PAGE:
The pair are perhaps best known for their large scale photo-montages, such as Cosmological Pictures (1993), frequently tinted in extremely bright colours, backlit, and overlaid with black grids so as to resemble stained glass windows. Gilbert & George themselves often feature in these works, along with flowers and youths, their friends, and echoes of Christian symbolism. The early works in this style were in black and white, with red and yellow touches in later series. Later these works moved to use a range of bold colours. Their 2005 work, Sonofagod, has returned to a more sombre and darker palette.

Some series of their pictures have attracted media attention through including potentially shocking imagery, including nudity, depictions of sexual acts, and bodily fluids, such as faeces, urine and semen. The titling of their series, such as "Naked Shit Pictures" (1995), has also contributed to media attention. In 1986 Gilbert and George attracted criticism from left-wing commentators for a series of works seemingly glamorizing 'rough types' of London's East End such as skinheads, while a picture of an Asian man bore the derogatory title "Paki".

For many years they have been residents of Fournier Street, Spitalfields, East London. In 2000 they moved galleries to be represented by White Cube.


They won the Turner Prize in 1986, and represented the UK at the 2005 Venice Biennale.


  • Martin Clunes, while a struggling young actor in the early 1980s, was a photo model for Gilbert and George. He can be recognised in their 1983 work 'World'.
  • The pair assumed ownership of a working men's cafe in Spitalfields near their house in the 1990s. For a time they were often to be found in the cafe and even serving behind the counter.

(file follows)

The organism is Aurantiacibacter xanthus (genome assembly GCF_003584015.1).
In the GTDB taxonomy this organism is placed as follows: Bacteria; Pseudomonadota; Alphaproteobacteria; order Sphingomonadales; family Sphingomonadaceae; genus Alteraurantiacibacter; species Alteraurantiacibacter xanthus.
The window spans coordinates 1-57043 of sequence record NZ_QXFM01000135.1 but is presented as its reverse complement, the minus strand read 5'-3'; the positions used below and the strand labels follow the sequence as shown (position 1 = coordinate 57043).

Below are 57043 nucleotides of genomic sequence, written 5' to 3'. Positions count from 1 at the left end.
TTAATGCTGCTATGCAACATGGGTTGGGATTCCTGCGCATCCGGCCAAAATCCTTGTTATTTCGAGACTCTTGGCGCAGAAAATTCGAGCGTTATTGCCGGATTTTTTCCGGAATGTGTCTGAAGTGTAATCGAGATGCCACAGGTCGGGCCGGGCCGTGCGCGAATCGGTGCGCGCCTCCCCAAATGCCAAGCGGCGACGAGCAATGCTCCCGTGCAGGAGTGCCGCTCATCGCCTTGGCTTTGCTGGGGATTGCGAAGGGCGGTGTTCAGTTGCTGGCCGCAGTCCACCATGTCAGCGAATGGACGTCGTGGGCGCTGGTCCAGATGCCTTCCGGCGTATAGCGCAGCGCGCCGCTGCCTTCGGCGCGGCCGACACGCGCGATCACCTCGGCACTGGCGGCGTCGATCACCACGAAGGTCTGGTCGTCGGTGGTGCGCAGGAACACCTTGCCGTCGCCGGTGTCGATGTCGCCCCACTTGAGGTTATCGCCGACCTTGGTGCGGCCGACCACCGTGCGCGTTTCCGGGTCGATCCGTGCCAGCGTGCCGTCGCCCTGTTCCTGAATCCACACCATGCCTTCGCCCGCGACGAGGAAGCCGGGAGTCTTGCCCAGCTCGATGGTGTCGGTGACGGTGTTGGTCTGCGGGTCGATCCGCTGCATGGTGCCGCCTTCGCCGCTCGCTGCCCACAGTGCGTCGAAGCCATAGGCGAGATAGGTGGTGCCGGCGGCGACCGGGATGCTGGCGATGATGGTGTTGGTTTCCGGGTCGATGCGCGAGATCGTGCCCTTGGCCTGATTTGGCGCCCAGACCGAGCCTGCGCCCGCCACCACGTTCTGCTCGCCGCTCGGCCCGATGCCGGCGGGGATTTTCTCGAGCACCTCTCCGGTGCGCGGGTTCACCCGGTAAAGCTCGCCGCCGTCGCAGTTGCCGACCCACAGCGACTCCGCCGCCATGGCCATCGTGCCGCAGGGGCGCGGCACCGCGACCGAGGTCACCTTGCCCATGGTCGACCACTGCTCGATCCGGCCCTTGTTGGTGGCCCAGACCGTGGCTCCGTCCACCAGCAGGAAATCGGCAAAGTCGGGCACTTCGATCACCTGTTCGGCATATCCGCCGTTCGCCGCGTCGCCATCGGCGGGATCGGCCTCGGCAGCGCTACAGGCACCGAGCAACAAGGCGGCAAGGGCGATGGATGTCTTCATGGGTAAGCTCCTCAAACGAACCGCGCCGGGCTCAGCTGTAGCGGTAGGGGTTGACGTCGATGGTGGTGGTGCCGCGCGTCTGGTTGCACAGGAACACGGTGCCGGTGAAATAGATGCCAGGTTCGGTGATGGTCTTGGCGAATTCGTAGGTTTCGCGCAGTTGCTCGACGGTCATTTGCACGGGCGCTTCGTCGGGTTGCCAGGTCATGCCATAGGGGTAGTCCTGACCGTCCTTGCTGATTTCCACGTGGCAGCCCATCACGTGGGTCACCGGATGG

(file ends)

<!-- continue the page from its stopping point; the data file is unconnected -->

• They have their own dance called the 'bend-it'.
  • George was briefly married to a young art student in 1967, until about 1972. They separated but never divorced, because the marriage had produced two children.
  • The pair own one of the most powerful graphics workstation computers in the UK, needed to manipulate the huge file-sizes that producing their work requires.
  • The pair inspired two characters, Man Green and Man Yellow, Chief Constables of the Science Gestapo, in Grant Morrison's comicbook series The Filth. The two characters appear in pastiches of Gilbert and George's artwork, with the separate sections of the photo montages acting as individual comic book panels.
  • They have dinner in the same Kurdish restaurant in Dalston at the same time every night. George walks there while Gilbert sometimes takes a cab. [1]
  • The look Annie Lennox and Dave Stewart adopted in the early career of Eurythmics (both dressed in men's suits and ties) was said to be inspired by Gilbert and George.
  • Billy Bragg, socialist English pop singer, refers to Gilbert and George in the chorus of "Take Down the Union Jack" on the 2002 album English, Half English.

Further reading

  • Gilbert & George: The Complete Pictures, Rudi Fuchs, Tate Publishing, 2007. ISBN 9781854376817
  • Daniel Farson (2000). Gilbert and George: A Portrait. HarperCollins. London, 2000.

External links